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Clin Sports Med. 2001 Oct;20(4):749-61.

Hip arthroscopy in athletes.

Author information

1
Nashville Sports Medicine & Orthopaedic Center, Department of Orthopaedics and Rehabilitation, Vanderbilt University School of Medicine, Nashville, Tennessee, USA. byrd@nsmoc.com

Abstract

The limited data (n = 42) and diverse pathology within this study make statistical analysis difficult, although the observations are still meaningful. Diagnostic arthroscopy has defined elusive causes of disabling hip pain in an athletic population including occult labral and chondral damage and rupture of the ligamentum teres. Operative arthroscopy has been effective in reducing the symptoms associated with many of these forms of pathology. For more evident causes of hip pain, such as loose bodies or impinging osteophytes, arthroscopy offers an excellent alternative to traditional open techniques. This study has defined that many intraarticular disorders initially may go unrecognized. The benefit of earlier diagnosis seems intuitive and may minimize extraneous investigative studies, but there are a few caveats. First, various forms of extraarticular pathology (e.g., muscle strains) far outnumber intraarticular injuries and thus the temptation for an extensive intraarticular work up for every hip injury should be avoided. Second, as mentioned, does earlier diagnosis always mean early intervention? There is much that we may not fully understand regarding the natural history of many of these intraarticular disorders that we are only now learning to diagnose.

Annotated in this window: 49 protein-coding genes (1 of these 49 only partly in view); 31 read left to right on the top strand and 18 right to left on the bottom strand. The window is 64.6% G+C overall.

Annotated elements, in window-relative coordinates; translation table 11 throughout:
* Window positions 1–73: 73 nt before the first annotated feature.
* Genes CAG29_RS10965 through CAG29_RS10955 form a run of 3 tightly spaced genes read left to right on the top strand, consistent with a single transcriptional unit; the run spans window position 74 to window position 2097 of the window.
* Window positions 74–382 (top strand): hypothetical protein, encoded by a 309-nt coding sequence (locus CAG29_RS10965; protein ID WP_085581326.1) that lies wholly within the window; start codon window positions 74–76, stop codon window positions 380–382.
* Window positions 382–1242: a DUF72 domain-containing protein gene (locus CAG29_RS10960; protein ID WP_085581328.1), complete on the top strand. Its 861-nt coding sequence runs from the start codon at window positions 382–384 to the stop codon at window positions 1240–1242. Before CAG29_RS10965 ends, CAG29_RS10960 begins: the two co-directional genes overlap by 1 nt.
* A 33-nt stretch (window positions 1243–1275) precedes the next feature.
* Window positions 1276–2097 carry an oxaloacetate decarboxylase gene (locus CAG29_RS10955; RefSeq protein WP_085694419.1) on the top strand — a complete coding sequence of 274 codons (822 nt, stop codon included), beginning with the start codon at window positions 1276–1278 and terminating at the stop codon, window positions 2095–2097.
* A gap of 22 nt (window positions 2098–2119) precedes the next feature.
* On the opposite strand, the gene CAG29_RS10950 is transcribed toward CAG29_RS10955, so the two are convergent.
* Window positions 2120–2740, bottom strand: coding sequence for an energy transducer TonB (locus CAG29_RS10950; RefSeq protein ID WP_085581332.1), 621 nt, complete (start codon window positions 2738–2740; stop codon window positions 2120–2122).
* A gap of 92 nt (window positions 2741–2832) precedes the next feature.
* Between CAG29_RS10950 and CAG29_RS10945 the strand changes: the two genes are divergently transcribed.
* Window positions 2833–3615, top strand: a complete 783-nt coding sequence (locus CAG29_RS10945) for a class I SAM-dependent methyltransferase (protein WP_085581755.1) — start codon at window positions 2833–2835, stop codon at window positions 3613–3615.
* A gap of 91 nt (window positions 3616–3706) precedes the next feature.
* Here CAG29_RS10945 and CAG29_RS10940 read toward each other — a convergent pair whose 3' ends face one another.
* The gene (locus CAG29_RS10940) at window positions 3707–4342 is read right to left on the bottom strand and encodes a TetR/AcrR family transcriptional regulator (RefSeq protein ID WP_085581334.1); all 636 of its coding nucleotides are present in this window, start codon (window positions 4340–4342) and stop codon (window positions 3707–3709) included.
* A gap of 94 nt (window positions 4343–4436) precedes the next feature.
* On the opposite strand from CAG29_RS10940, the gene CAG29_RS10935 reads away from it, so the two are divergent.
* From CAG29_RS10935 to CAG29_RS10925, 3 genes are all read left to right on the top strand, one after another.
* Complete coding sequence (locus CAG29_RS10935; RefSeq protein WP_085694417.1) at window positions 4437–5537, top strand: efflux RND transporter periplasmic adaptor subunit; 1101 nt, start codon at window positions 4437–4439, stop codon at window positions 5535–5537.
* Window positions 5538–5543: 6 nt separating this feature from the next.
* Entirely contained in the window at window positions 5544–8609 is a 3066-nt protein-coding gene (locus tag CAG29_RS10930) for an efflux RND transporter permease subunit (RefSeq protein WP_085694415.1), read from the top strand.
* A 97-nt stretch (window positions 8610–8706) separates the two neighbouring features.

PMID:
11675884
[Indexed for MEDLINE]

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